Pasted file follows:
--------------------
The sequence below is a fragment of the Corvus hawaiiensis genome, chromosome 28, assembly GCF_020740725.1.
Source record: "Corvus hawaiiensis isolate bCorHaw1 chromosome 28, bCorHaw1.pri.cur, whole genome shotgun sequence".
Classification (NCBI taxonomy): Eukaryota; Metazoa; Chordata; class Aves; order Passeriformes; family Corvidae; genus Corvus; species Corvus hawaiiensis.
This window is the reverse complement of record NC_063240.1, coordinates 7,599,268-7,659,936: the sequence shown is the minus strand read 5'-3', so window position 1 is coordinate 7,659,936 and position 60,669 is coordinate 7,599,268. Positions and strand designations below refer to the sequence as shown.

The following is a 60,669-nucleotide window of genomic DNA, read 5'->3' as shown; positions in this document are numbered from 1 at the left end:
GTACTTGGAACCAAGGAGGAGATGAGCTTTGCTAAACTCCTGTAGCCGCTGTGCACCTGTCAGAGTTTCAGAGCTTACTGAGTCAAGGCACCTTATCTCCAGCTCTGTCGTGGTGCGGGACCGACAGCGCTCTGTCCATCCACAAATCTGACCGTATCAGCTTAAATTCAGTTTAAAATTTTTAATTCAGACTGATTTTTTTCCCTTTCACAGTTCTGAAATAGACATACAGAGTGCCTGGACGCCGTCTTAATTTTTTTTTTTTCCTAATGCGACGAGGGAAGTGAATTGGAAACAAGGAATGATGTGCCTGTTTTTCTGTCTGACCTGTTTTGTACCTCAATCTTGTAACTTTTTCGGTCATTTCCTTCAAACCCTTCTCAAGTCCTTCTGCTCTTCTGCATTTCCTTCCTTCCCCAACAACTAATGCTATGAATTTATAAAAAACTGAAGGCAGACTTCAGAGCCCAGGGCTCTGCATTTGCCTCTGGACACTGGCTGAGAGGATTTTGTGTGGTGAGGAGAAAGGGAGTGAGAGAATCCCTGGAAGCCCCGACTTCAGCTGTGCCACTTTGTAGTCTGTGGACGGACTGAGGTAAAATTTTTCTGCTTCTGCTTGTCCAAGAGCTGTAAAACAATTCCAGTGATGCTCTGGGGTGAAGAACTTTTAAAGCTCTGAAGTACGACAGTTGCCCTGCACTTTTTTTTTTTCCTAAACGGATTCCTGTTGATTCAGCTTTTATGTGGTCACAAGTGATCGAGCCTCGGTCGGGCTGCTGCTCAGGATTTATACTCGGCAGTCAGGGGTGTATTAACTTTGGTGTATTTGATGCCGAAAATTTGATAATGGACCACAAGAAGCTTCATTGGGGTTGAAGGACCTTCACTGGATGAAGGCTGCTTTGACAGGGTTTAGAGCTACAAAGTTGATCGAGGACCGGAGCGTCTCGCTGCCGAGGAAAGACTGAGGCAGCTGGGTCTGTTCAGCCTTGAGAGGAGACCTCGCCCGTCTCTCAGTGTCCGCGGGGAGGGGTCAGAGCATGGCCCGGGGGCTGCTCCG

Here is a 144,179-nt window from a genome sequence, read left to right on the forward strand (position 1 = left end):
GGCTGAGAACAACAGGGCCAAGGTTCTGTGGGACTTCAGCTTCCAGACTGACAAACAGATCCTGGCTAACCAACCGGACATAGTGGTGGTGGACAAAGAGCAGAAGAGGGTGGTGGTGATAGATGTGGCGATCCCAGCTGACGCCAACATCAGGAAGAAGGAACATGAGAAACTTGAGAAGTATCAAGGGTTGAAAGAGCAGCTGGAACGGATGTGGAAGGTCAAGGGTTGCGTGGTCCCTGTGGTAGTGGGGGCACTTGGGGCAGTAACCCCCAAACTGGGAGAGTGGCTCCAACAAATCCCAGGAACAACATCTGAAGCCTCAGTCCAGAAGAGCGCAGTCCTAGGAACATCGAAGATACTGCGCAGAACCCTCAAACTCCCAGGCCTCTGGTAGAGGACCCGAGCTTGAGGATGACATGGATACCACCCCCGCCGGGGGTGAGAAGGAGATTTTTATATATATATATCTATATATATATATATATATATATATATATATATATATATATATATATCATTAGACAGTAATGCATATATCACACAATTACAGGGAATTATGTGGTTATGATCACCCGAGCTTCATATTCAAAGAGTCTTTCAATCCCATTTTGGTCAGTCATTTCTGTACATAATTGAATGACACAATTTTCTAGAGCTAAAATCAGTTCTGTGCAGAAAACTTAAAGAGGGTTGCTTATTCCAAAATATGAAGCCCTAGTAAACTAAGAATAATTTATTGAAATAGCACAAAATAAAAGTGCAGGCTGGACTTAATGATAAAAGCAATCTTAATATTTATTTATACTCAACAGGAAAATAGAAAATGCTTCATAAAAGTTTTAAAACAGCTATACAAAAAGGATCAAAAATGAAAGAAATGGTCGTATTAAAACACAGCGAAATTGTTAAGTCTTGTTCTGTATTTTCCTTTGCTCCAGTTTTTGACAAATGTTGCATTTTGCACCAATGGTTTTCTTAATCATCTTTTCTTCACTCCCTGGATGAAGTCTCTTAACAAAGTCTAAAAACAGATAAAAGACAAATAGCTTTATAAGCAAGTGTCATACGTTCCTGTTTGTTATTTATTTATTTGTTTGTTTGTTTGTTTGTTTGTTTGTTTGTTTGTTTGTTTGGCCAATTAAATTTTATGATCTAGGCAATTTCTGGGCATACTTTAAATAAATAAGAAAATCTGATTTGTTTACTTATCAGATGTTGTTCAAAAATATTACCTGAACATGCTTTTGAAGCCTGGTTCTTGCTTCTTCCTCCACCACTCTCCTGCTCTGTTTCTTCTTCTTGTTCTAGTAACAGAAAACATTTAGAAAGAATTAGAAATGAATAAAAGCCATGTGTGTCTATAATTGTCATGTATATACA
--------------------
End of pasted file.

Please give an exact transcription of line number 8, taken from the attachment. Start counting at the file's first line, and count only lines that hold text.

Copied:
GGCTGAGAACAACAGGGCCAAGGTTCTGTGGGACTTCAGCTTCCAGACTGACAAACAGATCCTGGCTAACCAACCGGACATAGTGGTGGTGGACAAAGAGCAGAAGAGGGTGGTGGTGATAGATGTGGCGATCCCAGCTGACGCCAACATCAGGAAGAAGGAACATGAGAAACTTGAGAAGTATCAAGGGTTGAAAGAGCAGCTGGAACGGATGTGGAAGGTCAAGGGTTGCGTGGTCCCTGTGGTAGTGGGGGCACTTGGGGCAGTAACCCCCAAACTGGGAGAGTGGCTCCAACAAATCCCAGGAACAACATCTGAAGCCTCAGTCCAGAAGAGCGCAGTCCTAGGAACATCGAAGATACTGCGCAGAACCCTCAAACTCCCAGGCCTCTGGTAGAGGACCCGAGCTTGAGGATGACATGGATACCACCCCCGCCGGGGGTGAGAAGGAGATTTTTATATATATATATCTATATATATATATATATATATATATATATATATATATATATATATATCATTAGACAGTAATGCATATATCACACAATTACAGGGAATTATGTGGTTATGATCACCCGAGCTTCATATTCAAAGAGTCTTTCAATCCCATTTTGGTCAGTCATTTCTGTACATAATTGAATGACACAATTTTCTAGAGCTAAAATCAGTTCTGTGCAGAAAACTTAAAGAGGGTTGCTTATTCCAAAATATGAAGCCCTAGTAAACTAAGAATAATTTATTGAAATAGCACAAAATAAAAGTGCAGGCTGGACTTAATGATAAAAGCAATCTTAATATTTATTTATACTCAACAGGAAAATAGAAAATGCTTCATAAAAGTTTTAAAACAGCTATACAAAAAGGATCAAAAATGAAAGAAATGGTCGTATTAAAACACAGCGAAATTGTTAAGTCTTGTTCTGTATTTTCCTTTGCTCCAGTTTTTGACAAATGTTGCATTTTGCACCAATGGTTTTCTTAATCATCTTTTCTTCACTCCCTGGATGAAGTCTCTTAACAAAGTCTAAAAACAGATAAAAGACAAATAGCTTTATAAGCAAGTGTCATACGTTCCTGTTTGTTATTTATTTATTTGTTTGTTTGTTTGTTTGTTTGTTTGTTTGTTTGTTTGTTTGGCCAATTAAATTTTATGATCTAGGCAATTTCTGGGCATACTTTAAATAAATAAGAAAATCTGATTTGTTTACTTATCAGATGTTGTTCAAAAATATTACCTGAACATGCTTTTGAAGCCTGGTTCTTGCTTCTTCCTCCACCACTCTCCTGCTCTGTTTCTTCTTCTTGTTCTAGTAACAGAAAACATTTAGAAAGAATTAGAAATGAATAAAAGCCATGTGTGTCTATAATTGTCATGTATATACA